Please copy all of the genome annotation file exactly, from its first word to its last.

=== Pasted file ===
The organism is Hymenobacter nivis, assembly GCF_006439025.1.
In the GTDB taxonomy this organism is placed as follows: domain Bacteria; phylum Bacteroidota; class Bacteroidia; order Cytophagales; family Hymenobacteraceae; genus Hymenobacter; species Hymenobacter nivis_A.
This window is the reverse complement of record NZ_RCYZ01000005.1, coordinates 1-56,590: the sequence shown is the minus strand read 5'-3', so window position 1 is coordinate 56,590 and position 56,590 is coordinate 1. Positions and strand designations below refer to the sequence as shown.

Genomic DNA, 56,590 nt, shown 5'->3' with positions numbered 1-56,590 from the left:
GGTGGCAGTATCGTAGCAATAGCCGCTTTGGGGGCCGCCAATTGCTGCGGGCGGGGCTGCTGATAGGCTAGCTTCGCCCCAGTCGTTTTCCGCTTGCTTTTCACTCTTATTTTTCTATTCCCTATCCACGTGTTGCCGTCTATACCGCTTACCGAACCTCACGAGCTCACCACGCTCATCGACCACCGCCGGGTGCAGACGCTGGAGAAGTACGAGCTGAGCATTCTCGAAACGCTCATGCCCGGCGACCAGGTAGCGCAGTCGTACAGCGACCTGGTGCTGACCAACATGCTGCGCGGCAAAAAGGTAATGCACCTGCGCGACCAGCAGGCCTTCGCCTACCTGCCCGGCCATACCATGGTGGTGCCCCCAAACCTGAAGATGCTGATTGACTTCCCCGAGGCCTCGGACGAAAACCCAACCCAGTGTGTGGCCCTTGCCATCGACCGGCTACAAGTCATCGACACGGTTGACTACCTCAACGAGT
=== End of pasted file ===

The organism is Hymenobacter nivis, assembly GCF_006439025.1.
In the GTDB taxonomy this organism is placed as follows: domain Bacteria; phylum Bacteroidota; class Bacteroidia; order Cytophagales; family Hymenobacteraceae; genus Hymenobacter; species Hymenobacter nivis_A.
This window is the reverse complement of record NZ_RCYZ01000005.1, coordinates 1-56,590: the sequence shown is the minus strand read 5'-3', so window position 1 is coordinate 56,590 and position 56,590 is coordinate 1. Positions and strand designations below refer to the sequence as shown.

Genomic DNA, 56,590 nt, shown 5'->3' with positions numbered 1-56,590 from the left:
GGTGGCAGTATCGTAGCAATAGCCGCTTTGGGGGCCGCCAATTGCTGCGGGCGGGGCTGCTGATAGGCTAGCTTCGCCCCAGTCGTTTTCCGCTTGCTTTTCACTCTTATTTTTCTATTCCCTATCCACGTGTTGCCGTCTATACCGCTTACCGAACCTCACGAGCTCACCACGCTCATCGACCACCGCCGGGTGCAGACGCTGGAGAAGTACGAGCTGAGCATTCTCGAAACGCTCATGCCCGGCGACCAGGTAGCGCAGTCGTACAGCGACCTGGTGCTGACCAACATGCTGCGCGGCAAAAAGGTAATGCACCTGCGCGACCAGCAGGCCTTCGCCTACCTGCCCGGCCATACCATGGTGGTGCCCCCAAACCTGAAGATGCTGATTGACTTCCCCGAGGCCTCGGACGAAAACCCAACCCAGTGTGTGGCCCTTGCCATCGACCGGCTACAAGTCATCGACACGGTTGACTACCTCAACGAGT